Dixie Egerickx as Mary Lennox
Colin Firth as Archibald Craven
Julie Walters as Mrs. Medlock
Edan Hayhurst as Colin Craven
Amir Wilson as Dickon
Isis Davis as Martha
Maeve Dermody as Alice
Directed by Marc Munden; Written by Jack Thorne
The Secret Garden Review:
Frances Hodgson Burnett’s classic novel The Secret Garden has been a favorite property for the film and TV industry to bring to life on screen for multiple generations since its 1911 publishing and while most have seen plenty of positive reception, none have really sought to separate themselves from the source material or offer unique variants from previous iterations and while Marc Munden’s isn’t necessarily groundbreaking, it proves to be a nice twist on the story.
Based on the classic novel of the same name written by Burnett, the story is set in England during a new time period in 1947 and follows Mary Lennox, an English girl raised in India who, after the death of her parents due to disease, goes to live with her uncle on an isolated moor. Initially distraught over the loss of her parents, change in lifestyle and strict caretakers, Mary discovers a magical garden on her uncle’s estate that brings a bright light to the dark house.
One of the nicest things about the latest adaptation of Burnett’s novel is that though it changes a number of plot points from its story, they all not only still remain in the spirit of the source work but also help to elevate some of its themes of loss, growth and growing up. The evolution of Mary and her connection to the titular location is told in a relatively compelling fashion thanks to a mind-melding blend of flashback and present-day dialogue that intersect with one another much like Mike Flanagan’s Oculus. Though it may prove to be a bit convoluted for some younger viewers, this story structure really feels like a much more imaginative way to tell the story than a straightforward adaptation and is further bolstered by Munden’s beautiful direction. With a combination of artful editing, exquisite color palettes and fairly good CGI, every shot of this film is certainly a work of art to behold.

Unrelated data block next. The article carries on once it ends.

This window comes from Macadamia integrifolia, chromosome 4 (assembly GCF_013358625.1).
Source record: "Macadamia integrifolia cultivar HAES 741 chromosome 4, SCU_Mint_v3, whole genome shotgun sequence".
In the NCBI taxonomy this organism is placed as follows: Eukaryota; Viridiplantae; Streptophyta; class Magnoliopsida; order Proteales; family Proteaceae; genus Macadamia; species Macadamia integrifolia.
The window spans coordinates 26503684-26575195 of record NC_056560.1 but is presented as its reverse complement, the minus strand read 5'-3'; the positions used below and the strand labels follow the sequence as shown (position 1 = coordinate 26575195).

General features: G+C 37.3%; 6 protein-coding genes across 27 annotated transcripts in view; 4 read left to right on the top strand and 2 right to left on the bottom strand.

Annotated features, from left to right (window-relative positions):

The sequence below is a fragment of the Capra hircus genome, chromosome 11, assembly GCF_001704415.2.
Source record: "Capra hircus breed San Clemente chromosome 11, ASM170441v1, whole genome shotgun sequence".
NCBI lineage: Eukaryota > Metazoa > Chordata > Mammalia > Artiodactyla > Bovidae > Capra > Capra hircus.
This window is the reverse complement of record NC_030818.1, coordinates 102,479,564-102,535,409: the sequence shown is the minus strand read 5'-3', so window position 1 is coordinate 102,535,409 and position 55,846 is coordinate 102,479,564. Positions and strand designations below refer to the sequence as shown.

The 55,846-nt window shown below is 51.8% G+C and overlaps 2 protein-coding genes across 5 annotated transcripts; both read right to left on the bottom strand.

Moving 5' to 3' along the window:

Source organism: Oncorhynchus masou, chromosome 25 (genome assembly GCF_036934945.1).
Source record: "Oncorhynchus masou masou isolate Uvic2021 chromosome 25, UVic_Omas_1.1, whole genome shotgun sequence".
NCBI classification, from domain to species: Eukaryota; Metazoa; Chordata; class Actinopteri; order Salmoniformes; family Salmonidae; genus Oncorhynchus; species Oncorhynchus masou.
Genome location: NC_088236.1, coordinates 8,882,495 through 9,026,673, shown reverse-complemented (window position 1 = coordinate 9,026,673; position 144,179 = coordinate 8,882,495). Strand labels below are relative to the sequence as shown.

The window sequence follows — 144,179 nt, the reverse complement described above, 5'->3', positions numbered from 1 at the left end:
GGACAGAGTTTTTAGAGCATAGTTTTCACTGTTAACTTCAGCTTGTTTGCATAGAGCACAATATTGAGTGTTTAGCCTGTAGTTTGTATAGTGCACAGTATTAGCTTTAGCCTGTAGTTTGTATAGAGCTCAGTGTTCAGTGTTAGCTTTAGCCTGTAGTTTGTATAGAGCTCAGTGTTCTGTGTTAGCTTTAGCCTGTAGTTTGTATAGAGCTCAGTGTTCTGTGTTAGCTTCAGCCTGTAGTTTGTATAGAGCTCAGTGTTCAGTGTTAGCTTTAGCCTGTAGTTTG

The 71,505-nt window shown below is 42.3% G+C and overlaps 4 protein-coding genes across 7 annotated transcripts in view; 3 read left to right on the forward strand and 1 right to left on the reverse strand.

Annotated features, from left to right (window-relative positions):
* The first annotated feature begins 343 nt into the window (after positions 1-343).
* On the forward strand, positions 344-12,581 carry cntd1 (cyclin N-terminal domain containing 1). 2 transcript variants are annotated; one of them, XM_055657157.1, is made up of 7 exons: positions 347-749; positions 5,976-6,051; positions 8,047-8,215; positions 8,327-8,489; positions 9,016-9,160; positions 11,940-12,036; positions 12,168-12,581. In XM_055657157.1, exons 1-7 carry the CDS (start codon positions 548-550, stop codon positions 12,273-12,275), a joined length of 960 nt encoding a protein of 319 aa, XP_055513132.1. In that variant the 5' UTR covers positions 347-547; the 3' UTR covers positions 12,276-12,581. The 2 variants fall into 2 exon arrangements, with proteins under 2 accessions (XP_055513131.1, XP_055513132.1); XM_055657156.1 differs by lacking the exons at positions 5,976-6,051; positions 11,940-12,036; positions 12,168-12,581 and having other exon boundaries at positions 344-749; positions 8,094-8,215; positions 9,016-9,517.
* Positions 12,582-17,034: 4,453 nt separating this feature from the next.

As Mary runs around the depressing halls of the dilapidated mansion and the expansive lands surrounding it, Thorne’s script finds a way to somewhat stay true to the source material in seeing her be a spoiled and obstinate terror on the moor but it also provides two of the film’s major flaws: its pacing and frustrating deviations from the novel. One of the most important aspects of the novel was Mary’s friendship with her sickly cousin Colin and village boy Dickon and how they help each other evolve over the course of the story, but the film takes its sweet time even letting audiences and Mary know that these two exist in the world and when we do meet the former, he’s quite different from his literary origin.
A lot of Colin’s development feels too in line with Mary’s on screen in comparison to that of the novel which, though may work for the different take on the story on screen, feels a little too lackluster and formulaic for the coming-of-age genre. With both being portrayed as good-natured kids who only need a bright spot in their life to overcome their loneliness and grief rather than actually flawed beings who learn to change through spending time with one another and in the garden, it becomes a little too familiar of a story and loses some of the deeper emotional work that was present in the novel.
But, with all of that being said, the emotional development seen on screen still does prove to be remarkably effective, mostly thanks to the incredible performance from young Dixie Egerickx in the lead role as well as the strong performances from Colin Firth, Amir Wilson and Edan Hayhurst. Egerickx brings this different take on Mary to life wonderfully, finding a way to brilliantly transition between the emotionally hardened and bitter nature of her character to the imaginative and hopeful side of her.
Though its pacing frequently proves to be frustratingly tepid, especially given its 100-minute runtime, and some of its deviations from the source material prove to be odd and formulaic drivel, The Secret Garden still hones in on much of the spirit of Burnett’s iconic novel and proves to be a moving and charming adaptation with a few nice twists up its sleeves.